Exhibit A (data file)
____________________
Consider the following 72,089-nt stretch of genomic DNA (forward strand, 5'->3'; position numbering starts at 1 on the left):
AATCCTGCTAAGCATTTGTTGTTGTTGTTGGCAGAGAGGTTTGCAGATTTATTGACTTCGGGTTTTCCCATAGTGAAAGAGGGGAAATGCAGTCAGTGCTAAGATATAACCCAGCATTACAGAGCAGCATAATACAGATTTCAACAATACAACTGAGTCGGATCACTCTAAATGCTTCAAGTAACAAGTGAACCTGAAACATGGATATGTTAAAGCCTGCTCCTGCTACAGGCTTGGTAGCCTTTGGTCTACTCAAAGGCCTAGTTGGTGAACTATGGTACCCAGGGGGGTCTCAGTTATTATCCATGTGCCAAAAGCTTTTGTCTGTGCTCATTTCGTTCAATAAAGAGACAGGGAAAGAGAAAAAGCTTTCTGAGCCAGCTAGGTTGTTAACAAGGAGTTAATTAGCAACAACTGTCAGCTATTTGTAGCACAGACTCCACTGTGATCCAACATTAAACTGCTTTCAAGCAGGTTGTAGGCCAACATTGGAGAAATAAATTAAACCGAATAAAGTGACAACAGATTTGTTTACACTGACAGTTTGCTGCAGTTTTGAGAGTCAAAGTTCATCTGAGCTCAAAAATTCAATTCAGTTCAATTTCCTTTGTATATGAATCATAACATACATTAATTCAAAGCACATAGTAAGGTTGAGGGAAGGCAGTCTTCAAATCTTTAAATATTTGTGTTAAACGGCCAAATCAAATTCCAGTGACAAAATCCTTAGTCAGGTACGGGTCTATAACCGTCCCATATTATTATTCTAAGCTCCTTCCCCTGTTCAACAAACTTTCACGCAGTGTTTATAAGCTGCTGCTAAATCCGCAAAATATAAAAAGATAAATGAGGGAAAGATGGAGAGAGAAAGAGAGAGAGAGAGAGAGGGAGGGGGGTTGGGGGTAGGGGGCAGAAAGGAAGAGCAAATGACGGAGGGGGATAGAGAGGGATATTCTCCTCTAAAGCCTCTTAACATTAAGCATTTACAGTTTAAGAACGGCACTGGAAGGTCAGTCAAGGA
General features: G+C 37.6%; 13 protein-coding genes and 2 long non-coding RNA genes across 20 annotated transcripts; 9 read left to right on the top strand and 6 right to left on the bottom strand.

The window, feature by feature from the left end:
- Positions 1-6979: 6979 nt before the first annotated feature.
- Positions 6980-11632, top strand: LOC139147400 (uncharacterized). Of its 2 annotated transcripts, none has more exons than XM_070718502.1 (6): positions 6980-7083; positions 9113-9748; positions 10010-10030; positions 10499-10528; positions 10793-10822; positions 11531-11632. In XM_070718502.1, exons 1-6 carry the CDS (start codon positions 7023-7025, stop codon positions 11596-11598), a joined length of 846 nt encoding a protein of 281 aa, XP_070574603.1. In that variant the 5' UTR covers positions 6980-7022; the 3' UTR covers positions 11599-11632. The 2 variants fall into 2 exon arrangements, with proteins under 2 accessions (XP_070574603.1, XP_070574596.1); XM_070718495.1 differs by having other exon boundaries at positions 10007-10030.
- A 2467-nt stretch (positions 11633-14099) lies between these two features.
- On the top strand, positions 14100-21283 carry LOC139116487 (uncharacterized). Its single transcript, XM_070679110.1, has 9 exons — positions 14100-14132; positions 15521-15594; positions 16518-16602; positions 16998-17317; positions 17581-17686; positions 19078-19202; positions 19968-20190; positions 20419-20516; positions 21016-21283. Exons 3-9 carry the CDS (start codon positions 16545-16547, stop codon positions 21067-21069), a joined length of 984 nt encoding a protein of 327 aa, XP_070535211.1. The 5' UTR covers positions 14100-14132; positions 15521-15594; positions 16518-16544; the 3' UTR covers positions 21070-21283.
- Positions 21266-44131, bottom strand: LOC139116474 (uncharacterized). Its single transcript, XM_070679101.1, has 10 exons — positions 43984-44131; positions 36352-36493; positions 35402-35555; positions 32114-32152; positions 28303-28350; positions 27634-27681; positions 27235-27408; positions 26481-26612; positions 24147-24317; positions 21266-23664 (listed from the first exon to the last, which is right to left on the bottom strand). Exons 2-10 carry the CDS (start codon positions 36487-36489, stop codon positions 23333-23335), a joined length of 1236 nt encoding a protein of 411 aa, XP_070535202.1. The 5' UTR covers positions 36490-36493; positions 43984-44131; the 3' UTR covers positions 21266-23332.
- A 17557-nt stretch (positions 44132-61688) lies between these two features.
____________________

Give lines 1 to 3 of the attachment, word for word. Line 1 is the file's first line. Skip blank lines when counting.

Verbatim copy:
Consider the following 72,089-nt stretch of genomic DNA (forward strand, 5'->3'; position numbering starts at 1 on the left):
AATCCTGCTAAGCATTTGTTGTTGTTGTTGGCAGAGAGGTTTGCAGATTTATTGACTTCGGGTTTTCCCATAGTGAAAGAGGGGAAATGCAGTCAGTGCTAAGATATAACCCAGCATTACAGAGCAGCATAATACAGATTTCAACAATACAACTGAGTCGGATCACTCTAAATGCTTCAAGTAACAAGTGAACCTGAAACATGGATATGTTAAAGCCTGCTCCTGCTACAGGCTTGGTAGCCTTTGGTCTACTCAAAGGCCTAGTTGGTGAACTATGGTACCCAGGGGGGTCTCAGTTATTATCCATGTGCCAAAAGCTTTTGTCTGTGCTCATTTCGTTCAATAAAGAGACAGGGAAAGAGAAAAAGCTTTCTGAGCCAGCTAGGTTGTTAACAAGGAGTTAATTAGCAACAACTGTCAGCTATTTGTAGCACAGACTCCACTGTGATCCAACATTAAACTGCTTTCAAGCAGGTTGTAGGCCAACATTGGAGAAATAAATTAAACCGAATAAAGTGACAACAGATTTGTTTACACTGACAGTTTGCTGCAGTTTTGAGAGTCAAAGTTCATCTGAGCTCAAAAATTCAATTCAGTTCAATTTCCTTTGTATATGAATCATAACATACATTAATTCAAAGCACATAGTAAGGTTGAGGGAAGGCAGTCTTCAAATCTTTAAATATTTGTGTTAAACGGCCAAATCAAATTCCAGTGACAAAATCCTTAGTCAGGTACGGGTCTATAACCGTCCCATATTATTATTCTAAGCTCCTTCCCCTGTTCAACAAACTTTCACGCAGTGTTTATAAGCTGCTGCTAAATCCGCAAAATATAAAAAGATAAATGAGGGAAAGATGGAGAGAGAAAGAGAGAGAGAGAGAGAGGGAGGGGGGTTGGGGGTAGGGGGCAGAAAGGAAGAGCAAATGACGGAGGGGGATAGAGAGGGATATTCTCCTCTAAAGCCTCTTAACATTAAGCATTTACAGTTTAAGAACGGCACTGGAAGGTCAGTCAAGGA
General features: G+C 37.6%; 13 protein-coding genes and 2 long non-coding RNA genes across 20 annotated transcripts; 9 read left to right on the top strand and 6 right to left on the bottom strand.